BY WILL WEISSERT • ASSOCIATED PRESS • September 24, 2008
HAVANA DEL ESTE, Cuba -- When Hurricane Charlie tore through her
apartment, Marcia Escalona considered herself lucky to land temporary
housing on the Cuban capital's remote outskirts while authorities
pledged to help her rebuild.
But four years later, it no longer feels temporary.
"They told me it would be six months, but that was in 2004, and I want
out of here already," said the 48-year-old kindergarten supervisor. She
lives with her husband and 22-year-old son in two rooms with concrete
walls and a leaky roof in Bahía, a community of temporary homes in
Havana del Este, or East Havana.
Now hundreds of thousands of Cubans blown from their homes by Hurricanes
Gustav and Ike have joined Escalona in line for scarce housing. And
damage to infrastructure, crops and farm equipment means the government
may have to use its resources for food before building materials.
Gustav and Ike roared through the island eight days apart in late August
and early September, killing seven Cubans and damaging nearly half a
million homes. Meanwhile some Cubans forced into temporary, in-transit
shelter by previous storms have waited years -- even decades -- for new
places to live.
Hurricane victims in other poor countries, such as Haiti, cannot dream
of even temporary government-provided shelter. And in the United States,
three years after Hurricane Katrina, thousands of low-income families
continue to live in temporary housing because the storm wiped out
affordable rental units.
Cuban Housing Institute officials are absorbed in rebuilding and won't
be available for some time to talk about the in-transit program, a
government spokeswoman said. No official figures were available on how
many Cubans were already in temporary housing before Gustav and Ike struck.
But the storms exacerbated a severe housing crisis in the country of 11
million, where apartments are so hard to find that couples often share
homes even after divorces.
About 450,000 homes were damaged, more than 63,000 of them beyond
repair. At least 200,000 Cubans were left newly homeless and government
officials say hundreds of thousands more may have to find temporary housing.
Cuba's communist government controls nearly all housing. Citizens depend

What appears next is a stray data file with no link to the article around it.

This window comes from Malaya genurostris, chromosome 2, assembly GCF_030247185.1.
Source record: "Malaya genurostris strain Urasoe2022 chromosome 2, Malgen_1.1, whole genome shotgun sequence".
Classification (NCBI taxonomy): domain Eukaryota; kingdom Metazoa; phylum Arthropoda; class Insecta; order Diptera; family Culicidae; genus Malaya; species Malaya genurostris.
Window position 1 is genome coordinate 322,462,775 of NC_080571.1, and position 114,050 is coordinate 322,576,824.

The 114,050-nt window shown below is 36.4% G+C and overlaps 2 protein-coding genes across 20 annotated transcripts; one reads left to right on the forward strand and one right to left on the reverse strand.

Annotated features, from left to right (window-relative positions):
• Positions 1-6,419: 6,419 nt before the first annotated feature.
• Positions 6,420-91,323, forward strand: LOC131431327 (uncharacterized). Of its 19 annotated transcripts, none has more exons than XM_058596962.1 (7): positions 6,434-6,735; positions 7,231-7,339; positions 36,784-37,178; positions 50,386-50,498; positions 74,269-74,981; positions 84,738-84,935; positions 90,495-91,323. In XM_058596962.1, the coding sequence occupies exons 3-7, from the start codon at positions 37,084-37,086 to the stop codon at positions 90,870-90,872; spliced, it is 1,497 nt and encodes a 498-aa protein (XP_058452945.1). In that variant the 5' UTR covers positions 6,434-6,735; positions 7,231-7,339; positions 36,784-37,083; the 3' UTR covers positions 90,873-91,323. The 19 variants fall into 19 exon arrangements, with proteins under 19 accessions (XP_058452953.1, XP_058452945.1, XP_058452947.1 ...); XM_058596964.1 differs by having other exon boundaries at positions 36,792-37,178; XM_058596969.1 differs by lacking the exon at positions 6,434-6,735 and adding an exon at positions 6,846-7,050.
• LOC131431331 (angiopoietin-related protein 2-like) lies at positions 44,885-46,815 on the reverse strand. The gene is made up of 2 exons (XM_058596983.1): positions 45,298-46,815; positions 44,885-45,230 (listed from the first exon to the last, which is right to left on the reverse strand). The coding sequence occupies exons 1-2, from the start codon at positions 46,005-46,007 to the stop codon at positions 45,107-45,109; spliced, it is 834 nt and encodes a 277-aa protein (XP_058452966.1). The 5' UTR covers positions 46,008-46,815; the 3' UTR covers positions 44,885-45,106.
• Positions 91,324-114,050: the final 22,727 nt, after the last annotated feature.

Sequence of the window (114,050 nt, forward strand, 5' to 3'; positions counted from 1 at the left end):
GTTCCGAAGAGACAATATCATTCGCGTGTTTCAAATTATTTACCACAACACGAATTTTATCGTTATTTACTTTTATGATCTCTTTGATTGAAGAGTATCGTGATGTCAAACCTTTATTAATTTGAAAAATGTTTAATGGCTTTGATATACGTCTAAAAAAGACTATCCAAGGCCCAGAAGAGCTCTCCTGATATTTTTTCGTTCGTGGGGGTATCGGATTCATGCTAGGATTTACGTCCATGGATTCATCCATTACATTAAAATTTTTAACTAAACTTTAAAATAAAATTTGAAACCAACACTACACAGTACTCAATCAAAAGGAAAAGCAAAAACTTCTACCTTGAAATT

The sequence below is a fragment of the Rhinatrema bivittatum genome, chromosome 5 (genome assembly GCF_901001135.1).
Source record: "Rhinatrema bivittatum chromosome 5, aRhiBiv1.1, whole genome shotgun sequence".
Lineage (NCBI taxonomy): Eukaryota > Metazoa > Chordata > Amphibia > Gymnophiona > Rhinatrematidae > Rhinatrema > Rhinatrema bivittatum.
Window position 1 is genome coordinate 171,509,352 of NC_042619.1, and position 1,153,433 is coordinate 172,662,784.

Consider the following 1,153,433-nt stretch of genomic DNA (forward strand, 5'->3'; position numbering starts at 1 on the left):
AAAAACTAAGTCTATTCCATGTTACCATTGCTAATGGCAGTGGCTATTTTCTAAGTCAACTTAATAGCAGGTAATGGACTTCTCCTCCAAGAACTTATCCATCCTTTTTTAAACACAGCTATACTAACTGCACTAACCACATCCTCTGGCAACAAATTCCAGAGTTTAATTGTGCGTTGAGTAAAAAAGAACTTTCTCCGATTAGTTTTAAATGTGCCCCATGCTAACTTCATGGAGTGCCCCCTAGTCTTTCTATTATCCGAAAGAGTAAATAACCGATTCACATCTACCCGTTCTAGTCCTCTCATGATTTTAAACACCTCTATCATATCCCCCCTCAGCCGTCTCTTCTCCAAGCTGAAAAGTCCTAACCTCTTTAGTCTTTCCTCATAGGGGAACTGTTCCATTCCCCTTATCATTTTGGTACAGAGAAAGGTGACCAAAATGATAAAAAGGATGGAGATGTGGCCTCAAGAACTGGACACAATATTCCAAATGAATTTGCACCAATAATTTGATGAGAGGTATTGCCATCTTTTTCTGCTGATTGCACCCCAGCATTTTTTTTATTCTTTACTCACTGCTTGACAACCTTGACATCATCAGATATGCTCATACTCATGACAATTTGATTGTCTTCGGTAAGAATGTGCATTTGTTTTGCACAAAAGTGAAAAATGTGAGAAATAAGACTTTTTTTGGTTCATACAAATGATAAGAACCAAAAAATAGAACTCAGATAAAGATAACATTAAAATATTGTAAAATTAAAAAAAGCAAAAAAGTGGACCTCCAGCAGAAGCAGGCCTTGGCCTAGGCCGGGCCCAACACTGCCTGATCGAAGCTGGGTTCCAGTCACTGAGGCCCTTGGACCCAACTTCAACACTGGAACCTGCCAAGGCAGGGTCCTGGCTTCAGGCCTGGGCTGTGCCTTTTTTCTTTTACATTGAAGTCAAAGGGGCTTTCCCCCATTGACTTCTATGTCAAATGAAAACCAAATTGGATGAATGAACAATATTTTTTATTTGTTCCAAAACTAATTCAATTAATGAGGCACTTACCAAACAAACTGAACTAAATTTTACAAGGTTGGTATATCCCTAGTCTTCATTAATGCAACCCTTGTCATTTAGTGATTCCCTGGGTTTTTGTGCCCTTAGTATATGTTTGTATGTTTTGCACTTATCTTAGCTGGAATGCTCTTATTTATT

on the state for all new construction or major repairs.
In Bahía, life in-transit features barracks-style buildings, each with
15 apartments, where residents hang sheets to separate kitchens from
living rooms and sleeping quarters. There's a medical clinic and almost
everyone has a television set and refrigerator, as well as some
furniture salvaged from their former homes.
There are sinks and toilets with no seats, but the pipes often run dry.
The dwellings were designed to be lived in for just a few weeks, and
ventilation is poor, so rooms are filled all day, every day with moist,
"My nerves are shot, my blood pressure is up," Escalona said. "You can't
breathe. The heat suffocates you."
Heading outside is little relief. An overflowing septic system sends
sewage running through the stumpy grass between each row of apartments,
creating an overwhelming stench and swarms of mosquitoes.
Cubans in temporary housing are placed on waiting lists for new homes in
their old neighborhoods.
Up a nearby hill, a shabbier collection of 210 temporary homes overflows
with families whose dilapidated apartment buildings collapsed in
Havana's historic district.
Officially, those left homeless by severe weather get priority for new
places -- a fact not lost on those displaced by the routine decay of
buildings in Old Havana.
"I think they have more hope than we do," said Damarias Gualidan, who
has spent the past decade in temporary housing. "Because nothing fell
down on us during a hurricane, they aren't going to give us anything."
Xudaisy Orozco, a 28-year-old hospital employee, was even more pessimistic.
"It's like the end of the world here," she said. "But there's nowhere
else for us."
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